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Monday, September 21, 2009

Does This Bustle Make My Butt Look Fat? or This Sounds Crabbier Than It Is!

Years and years ago – when the Earth was young and the primordial soup of the day was a broth and not the rich creams that are more and more prevalent – my lousy cell phone held a charge that lasted more than two days.

My son, the wise and beneficent, reminds me that a replacement battery can be purchased. And while I realize that this is true, it also makes me wonder why my first cell phone – which resembled in no way the tin-can-and-string rig that I’m sure The Boy envisions – held a charge for a full week for the first seven of the eight years I had it.

To further raise my practical hackles – and I believe there may be an amusing way to combine those two words, somewhere – the opportunity to “re-up”, as it were, on my mobile contract, rears its binding head every two years. I can buy a new battery on what is now considered an older cell phone, or, I can renew my contract and get a brand new one that will last, oh, two years.

Oddly enough, it just so happens that my cell phone is almost two years old.

Convenient, no?

The term, I believe, is “planned obsolescence”, the idea that items, such as cell phones, have been designed to work well only as long as the manufacturer wants them to work well, after which you will find it necessary to purchase a new one, either outright or by renewing a contract.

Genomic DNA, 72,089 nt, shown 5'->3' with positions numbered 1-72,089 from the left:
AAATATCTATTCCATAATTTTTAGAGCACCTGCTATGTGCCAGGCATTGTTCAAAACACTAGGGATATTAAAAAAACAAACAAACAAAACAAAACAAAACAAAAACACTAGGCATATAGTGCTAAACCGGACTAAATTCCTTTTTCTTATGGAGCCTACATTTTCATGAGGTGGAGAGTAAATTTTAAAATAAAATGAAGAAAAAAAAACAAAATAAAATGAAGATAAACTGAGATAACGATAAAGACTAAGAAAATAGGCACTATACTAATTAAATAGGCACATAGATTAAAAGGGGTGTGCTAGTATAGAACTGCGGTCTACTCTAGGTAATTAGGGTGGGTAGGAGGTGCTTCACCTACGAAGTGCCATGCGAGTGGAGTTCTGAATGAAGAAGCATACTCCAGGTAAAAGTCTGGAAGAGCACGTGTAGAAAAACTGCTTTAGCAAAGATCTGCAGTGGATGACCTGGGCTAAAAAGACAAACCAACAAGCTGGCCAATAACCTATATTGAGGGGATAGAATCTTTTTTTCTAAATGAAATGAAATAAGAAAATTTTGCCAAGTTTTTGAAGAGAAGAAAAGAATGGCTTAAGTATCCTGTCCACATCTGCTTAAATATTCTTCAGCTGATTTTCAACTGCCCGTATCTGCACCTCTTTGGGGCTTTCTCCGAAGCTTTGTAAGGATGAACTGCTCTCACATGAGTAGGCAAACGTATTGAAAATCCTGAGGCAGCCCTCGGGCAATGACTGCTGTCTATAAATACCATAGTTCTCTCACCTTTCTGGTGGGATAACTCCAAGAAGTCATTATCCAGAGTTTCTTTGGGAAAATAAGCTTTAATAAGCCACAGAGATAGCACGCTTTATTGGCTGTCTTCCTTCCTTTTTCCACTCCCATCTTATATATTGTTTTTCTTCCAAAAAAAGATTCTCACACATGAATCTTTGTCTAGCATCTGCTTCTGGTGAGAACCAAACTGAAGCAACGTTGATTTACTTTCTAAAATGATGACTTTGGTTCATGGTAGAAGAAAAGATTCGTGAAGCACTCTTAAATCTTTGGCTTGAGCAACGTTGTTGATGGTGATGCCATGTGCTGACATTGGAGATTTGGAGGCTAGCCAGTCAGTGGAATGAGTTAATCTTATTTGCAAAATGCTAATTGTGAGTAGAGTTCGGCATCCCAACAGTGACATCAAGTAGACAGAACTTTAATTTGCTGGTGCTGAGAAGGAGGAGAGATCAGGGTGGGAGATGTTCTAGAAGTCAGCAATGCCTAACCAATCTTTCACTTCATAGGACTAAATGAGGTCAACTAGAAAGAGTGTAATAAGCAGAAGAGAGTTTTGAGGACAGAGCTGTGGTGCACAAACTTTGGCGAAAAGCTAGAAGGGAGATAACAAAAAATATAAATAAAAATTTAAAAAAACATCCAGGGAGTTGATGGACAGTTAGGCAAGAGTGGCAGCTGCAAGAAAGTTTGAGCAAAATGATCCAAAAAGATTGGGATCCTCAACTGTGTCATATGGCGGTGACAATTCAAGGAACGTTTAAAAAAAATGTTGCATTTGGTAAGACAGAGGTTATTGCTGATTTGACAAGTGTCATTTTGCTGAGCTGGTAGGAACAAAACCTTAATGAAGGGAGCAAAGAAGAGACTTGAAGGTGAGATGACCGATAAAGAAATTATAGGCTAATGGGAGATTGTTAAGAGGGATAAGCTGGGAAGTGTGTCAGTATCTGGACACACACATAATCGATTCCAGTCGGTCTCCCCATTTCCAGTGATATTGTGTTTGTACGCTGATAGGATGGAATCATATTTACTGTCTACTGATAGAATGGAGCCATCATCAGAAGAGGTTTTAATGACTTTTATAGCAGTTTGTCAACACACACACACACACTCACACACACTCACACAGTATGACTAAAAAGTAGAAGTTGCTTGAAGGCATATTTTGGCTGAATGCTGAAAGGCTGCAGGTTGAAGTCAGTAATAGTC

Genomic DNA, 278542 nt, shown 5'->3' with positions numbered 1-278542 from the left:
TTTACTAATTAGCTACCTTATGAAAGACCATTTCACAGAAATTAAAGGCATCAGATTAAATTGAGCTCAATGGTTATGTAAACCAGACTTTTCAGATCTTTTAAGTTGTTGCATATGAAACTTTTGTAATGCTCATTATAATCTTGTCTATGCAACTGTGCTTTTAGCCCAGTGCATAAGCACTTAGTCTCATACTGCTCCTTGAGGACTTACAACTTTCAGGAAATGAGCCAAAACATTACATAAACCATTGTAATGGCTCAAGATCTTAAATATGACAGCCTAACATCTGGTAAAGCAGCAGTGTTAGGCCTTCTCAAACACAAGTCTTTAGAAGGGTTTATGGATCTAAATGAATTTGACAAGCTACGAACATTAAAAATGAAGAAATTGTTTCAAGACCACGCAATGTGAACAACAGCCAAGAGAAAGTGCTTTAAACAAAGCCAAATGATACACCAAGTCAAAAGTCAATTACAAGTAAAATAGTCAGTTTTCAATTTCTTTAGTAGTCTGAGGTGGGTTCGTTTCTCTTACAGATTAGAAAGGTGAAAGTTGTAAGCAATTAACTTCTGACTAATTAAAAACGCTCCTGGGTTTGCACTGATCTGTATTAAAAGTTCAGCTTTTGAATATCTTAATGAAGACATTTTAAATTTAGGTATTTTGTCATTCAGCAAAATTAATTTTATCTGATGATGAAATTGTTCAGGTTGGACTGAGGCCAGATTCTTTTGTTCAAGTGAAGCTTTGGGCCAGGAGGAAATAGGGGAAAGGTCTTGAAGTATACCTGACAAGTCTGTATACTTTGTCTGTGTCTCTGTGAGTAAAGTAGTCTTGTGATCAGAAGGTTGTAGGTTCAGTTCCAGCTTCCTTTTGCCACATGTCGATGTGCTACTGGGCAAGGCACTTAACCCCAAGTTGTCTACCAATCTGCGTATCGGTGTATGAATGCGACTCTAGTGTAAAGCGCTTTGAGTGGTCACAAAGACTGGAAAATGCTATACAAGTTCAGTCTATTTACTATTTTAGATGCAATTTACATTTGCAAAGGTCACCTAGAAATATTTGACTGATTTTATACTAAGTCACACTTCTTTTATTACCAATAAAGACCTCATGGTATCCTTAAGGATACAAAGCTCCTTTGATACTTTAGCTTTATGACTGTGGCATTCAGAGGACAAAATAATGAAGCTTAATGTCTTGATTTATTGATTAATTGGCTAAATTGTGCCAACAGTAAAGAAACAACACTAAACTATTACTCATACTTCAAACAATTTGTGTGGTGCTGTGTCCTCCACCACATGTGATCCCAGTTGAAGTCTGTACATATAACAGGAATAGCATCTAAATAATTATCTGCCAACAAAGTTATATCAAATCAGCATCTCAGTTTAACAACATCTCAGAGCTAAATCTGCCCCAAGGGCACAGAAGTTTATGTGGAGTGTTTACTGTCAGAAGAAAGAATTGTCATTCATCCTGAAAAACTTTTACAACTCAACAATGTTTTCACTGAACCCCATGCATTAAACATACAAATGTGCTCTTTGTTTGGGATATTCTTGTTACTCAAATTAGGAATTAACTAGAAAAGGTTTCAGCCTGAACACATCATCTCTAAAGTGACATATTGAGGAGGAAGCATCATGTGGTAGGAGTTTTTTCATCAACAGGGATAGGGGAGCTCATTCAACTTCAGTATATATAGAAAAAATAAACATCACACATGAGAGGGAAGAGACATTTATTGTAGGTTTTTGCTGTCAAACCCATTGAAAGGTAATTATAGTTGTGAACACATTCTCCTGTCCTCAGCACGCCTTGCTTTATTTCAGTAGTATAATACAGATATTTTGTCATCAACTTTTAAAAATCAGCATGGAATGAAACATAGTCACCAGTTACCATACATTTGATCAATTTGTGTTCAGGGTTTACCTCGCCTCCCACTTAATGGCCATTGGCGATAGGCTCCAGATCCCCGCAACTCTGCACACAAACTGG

Ladies and gentlemen, is it time that we follow this example and incorporate this into our daily lives?

For instance: me. I’m a helluva worker. Go ahead. Ask me! I’ll tell you: Yep, I’m a helluva worker. And this work ethic, handed down from generations of people who do their best, particularly when being paid for it? It extends well past any probationary period.

But what if it didn’t? What if, after the hiring, after the probation, once I’m completely and utterly a part of the company, I suddenly stopped being as responsive unless promised something in exchange, another day off or a free lunch every Friday? How would they like them apples?

The short answer is that they wouldn’t. They wouldn’t like them apples. But me?

Who doesn’t like apples?

19 comments:

The Jules said...

I always attempt to get by on my bare minimums. That way, everyone is pleasantly surprised and appreciative when I put some effort in.